Traditions reduced to the essence: the Sydney Punchbowl Mosque – DETAIL

There is a lot of raw concrete in the rooms of the Punchbowl Mosque. But not only because of the dynamic and detailed cubature, the building is very attractive, downright attractive. With other facilities for community life, which will be carried out in a second phase of construction, the mosque is arranged on a square. The entire complex is accessible via a courtyard overlooking the street. A second courtyard, more private, serves as a separation between the different functions and can be combined with events occurring in the first yard.

For men, the path leading to the mosque leads over a low room with a sloping ceiling, where they can perform ablution. The window-to-ceiling strips flood this room with natural light. The women use the remarkably unobtrusive minaret entrance, revealed only by a barrel-shaped projection in the facade. By the stairs of the tower, they then reach the two floors of the galleries from which they attend the service. The associates of Candalepas see a placement of women in the heart of the mosque, just below the dome covered with wood with Opaion. The reinterpretation of the minaret by Angelo Candalepas explains that more than the architectural form, it is the tradition and the sound of the human voice that emanates from the minaret.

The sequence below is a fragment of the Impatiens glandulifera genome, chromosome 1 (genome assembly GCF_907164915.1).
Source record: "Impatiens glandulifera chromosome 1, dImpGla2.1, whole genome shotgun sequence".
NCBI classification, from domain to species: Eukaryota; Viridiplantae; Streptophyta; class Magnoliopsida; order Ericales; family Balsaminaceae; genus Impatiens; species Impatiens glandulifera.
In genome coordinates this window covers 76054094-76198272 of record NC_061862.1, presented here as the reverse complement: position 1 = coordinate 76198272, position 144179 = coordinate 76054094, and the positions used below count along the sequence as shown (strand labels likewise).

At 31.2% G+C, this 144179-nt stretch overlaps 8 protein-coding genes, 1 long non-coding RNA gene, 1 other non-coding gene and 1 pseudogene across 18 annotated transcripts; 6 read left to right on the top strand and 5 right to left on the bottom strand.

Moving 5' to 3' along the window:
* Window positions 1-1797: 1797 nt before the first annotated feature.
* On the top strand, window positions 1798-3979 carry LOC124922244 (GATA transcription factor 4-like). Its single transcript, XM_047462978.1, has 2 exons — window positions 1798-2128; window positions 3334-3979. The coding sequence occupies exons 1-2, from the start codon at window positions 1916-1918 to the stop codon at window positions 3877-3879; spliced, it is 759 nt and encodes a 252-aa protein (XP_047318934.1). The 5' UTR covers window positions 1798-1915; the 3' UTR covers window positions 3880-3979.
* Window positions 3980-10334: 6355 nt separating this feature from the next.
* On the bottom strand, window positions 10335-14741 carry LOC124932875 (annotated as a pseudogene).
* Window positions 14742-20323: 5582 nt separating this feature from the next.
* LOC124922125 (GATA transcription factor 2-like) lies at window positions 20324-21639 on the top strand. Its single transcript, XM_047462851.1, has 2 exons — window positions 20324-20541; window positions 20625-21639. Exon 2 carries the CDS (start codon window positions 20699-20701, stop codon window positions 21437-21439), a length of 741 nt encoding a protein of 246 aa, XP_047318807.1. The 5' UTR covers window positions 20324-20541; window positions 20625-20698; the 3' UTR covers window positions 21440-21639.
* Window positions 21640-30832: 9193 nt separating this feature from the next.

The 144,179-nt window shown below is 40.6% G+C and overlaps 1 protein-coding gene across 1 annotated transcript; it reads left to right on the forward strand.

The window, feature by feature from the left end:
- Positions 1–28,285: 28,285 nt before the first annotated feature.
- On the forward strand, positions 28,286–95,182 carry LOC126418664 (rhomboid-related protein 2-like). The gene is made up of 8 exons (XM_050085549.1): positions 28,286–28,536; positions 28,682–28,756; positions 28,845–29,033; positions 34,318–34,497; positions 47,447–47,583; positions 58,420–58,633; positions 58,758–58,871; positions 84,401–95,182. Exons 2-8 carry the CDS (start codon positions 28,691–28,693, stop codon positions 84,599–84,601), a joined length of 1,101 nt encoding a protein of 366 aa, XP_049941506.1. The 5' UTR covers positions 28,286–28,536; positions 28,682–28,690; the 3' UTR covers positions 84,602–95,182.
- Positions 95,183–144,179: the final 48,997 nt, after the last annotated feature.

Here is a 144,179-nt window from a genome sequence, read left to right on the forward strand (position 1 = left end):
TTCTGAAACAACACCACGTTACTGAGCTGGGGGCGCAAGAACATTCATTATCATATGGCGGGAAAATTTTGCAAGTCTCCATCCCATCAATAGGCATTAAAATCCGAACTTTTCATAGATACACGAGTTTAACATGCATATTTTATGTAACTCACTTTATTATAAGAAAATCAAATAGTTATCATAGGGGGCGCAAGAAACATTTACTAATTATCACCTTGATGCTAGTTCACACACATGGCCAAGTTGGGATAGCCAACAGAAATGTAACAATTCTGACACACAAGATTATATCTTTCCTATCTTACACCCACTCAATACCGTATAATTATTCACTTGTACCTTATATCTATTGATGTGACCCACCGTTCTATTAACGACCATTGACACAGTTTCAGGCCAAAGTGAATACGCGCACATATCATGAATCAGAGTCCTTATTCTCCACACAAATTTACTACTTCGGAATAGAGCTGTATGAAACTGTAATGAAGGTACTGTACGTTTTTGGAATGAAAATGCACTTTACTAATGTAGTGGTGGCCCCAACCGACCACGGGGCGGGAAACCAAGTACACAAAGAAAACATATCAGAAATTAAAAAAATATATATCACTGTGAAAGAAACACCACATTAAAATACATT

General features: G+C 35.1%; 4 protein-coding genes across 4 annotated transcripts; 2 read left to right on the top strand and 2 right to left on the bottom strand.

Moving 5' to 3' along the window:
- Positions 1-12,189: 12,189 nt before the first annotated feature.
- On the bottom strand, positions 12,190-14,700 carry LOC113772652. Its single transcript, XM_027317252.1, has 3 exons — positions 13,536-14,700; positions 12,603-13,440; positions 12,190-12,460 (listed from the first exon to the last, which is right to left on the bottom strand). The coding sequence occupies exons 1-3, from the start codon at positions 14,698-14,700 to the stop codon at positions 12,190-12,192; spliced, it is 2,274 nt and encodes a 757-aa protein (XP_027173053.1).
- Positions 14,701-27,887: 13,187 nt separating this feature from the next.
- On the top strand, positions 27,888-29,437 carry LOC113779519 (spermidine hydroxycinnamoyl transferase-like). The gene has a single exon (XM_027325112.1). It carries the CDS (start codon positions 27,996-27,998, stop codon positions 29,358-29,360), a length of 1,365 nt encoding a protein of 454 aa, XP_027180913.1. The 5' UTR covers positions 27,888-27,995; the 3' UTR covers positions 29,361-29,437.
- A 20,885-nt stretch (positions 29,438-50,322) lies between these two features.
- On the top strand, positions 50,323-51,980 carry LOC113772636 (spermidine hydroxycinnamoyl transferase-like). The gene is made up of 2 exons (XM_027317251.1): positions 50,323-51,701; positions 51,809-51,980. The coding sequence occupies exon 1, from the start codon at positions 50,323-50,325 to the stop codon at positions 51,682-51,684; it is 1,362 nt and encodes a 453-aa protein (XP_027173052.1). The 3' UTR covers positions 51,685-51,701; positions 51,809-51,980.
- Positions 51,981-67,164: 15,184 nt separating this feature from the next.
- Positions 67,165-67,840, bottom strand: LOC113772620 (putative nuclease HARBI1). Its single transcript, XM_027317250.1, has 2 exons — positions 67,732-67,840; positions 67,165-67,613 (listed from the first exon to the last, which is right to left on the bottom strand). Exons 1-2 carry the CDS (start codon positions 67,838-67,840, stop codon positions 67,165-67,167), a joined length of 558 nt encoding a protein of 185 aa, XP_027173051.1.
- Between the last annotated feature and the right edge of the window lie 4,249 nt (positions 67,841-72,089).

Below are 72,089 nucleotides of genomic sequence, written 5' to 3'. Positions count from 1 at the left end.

The ceiling above the prayer hall is equipped with 102 cupolas cut in half, inspired by the muqarnas, a suspended arched form that derives its origins from Persian architecture. Each of the in-situ concrete domes has a 30 mm hole in the center, through which rays of light fall on the interior walls. From the first prayer from dawn to sunset, believers can see these rays roaming the walls. Reflection on the traditional details has created a high and contemporary place to practice the faith.

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